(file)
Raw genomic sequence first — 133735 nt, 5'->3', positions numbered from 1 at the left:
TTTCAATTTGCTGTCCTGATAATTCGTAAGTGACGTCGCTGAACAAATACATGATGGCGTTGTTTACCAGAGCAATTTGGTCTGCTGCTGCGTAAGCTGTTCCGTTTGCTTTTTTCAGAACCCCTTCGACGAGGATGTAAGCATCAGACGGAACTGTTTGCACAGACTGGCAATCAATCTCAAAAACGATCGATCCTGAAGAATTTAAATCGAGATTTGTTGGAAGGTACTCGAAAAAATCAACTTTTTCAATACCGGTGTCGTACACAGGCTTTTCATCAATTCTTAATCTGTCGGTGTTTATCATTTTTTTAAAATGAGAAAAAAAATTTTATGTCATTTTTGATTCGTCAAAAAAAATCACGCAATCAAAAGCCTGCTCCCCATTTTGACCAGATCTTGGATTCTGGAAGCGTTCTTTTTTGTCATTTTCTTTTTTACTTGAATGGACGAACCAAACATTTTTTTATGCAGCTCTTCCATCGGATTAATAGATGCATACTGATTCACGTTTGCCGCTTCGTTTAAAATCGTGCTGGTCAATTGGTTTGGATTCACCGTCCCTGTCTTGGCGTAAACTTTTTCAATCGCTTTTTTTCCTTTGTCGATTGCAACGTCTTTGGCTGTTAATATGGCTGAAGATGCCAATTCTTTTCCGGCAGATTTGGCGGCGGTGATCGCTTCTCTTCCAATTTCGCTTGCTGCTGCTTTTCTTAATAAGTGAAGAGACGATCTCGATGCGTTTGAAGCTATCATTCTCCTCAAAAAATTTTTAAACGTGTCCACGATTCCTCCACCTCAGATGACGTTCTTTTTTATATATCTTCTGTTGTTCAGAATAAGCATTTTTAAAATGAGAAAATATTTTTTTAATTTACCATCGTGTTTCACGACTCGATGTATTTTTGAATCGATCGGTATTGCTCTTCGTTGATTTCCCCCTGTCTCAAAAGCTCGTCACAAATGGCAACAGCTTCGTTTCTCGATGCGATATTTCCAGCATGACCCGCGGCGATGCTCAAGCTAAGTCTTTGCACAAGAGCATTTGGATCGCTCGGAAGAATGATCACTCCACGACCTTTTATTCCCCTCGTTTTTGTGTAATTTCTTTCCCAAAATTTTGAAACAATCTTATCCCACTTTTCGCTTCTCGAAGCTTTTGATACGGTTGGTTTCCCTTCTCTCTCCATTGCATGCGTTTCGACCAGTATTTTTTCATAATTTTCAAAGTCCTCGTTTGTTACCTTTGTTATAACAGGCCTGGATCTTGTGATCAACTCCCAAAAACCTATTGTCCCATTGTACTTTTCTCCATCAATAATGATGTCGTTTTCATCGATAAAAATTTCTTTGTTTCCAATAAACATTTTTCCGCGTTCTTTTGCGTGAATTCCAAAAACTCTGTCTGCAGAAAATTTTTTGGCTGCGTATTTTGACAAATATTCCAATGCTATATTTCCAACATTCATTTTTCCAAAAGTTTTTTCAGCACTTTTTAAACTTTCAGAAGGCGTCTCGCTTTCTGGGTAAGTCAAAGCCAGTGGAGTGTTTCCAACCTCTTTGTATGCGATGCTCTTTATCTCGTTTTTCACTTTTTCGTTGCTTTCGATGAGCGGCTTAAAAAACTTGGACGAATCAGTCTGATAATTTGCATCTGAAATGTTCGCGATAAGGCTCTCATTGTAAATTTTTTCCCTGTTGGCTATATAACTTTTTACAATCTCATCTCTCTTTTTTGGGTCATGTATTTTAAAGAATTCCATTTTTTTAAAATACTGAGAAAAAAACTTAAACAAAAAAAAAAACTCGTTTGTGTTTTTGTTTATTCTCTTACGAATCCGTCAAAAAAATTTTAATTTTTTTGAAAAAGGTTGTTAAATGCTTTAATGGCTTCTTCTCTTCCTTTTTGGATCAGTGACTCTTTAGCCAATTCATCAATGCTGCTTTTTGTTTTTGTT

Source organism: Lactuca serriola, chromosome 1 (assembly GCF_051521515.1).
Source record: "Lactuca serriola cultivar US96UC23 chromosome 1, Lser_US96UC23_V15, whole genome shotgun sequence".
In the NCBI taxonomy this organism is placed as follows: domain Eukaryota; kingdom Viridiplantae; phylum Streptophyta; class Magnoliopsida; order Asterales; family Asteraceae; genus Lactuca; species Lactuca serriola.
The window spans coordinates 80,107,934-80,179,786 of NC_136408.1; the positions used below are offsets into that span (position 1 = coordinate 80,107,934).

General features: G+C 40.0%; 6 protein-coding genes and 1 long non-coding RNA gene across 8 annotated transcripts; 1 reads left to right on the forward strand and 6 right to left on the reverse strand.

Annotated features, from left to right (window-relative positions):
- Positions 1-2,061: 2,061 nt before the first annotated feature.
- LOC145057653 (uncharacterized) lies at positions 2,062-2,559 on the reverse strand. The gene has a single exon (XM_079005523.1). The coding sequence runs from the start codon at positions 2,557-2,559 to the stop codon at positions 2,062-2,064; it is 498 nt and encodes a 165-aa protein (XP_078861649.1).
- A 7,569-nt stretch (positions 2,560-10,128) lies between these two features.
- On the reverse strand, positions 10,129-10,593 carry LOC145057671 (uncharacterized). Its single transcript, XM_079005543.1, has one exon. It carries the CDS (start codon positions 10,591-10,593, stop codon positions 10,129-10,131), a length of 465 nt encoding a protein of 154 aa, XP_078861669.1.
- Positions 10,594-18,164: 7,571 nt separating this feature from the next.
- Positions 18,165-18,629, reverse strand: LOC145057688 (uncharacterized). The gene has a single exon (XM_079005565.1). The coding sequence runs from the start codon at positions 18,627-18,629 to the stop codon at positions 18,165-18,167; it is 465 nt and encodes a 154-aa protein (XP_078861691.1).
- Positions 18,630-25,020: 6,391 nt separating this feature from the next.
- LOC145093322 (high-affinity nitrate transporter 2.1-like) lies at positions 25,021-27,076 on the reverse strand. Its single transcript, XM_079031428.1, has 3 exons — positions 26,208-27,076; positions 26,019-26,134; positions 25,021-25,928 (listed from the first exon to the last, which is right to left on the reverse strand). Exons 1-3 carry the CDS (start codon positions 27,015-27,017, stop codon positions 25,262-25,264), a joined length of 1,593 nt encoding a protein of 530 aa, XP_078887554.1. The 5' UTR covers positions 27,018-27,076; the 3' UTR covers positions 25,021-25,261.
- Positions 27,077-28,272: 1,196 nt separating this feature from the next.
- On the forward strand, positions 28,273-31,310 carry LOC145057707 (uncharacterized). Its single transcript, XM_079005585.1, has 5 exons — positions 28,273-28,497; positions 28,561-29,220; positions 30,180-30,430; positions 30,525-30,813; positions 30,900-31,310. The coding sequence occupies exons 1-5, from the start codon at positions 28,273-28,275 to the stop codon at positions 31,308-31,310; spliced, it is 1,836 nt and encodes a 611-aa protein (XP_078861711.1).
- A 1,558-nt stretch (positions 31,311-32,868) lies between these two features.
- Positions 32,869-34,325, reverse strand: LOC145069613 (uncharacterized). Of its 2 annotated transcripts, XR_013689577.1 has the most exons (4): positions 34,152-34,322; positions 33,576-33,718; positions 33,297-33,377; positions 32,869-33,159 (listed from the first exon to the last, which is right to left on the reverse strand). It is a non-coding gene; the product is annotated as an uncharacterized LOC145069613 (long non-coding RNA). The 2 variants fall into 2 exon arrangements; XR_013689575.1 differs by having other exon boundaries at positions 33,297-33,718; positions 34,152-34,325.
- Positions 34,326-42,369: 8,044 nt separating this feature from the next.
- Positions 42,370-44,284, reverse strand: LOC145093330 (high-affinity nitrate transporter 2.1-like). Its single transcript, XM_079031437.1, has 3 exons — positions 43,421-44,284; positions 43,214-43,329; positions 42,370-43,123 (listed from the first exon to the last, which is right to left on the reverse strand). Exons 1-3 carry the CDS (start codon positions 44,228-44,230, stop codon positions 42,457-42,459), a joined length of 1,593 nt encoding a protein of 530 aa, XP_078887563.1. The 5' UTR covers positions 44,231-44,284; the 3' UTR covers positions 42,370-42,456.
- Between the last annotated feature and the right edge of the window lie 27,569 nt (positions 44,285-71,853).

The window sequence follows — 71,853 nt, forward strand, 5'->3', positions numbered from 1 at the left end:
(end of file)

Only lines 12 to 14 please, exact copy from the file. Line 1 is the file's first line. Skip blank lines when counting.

- On the reverse strand, positions 10,129-10,593 carry LOC145057671 (uncharacterized). Its single transcript, XM_079005543.1, has one exon. It carries the CDS (start codon positions 10,591-10,593, stop codon positions 10,129-10,131), a length of 465 nt encoding a protein of 154 aa, XP_078861669.1.
- Positions 10,594-18,164: 7,571 nt separating this feature from the next.
- Positions 18,165-18,629, reverse strand: LOC145057688 (uncharacterized). The gene has a single exon (XM_079005565.1). The coding sequence runs from the start codon at positions 18,627-18,629 to the stop codon at positions 18,165-18,167; it is 465 nt and encodes a 154-aa protein (XP_078861691.1).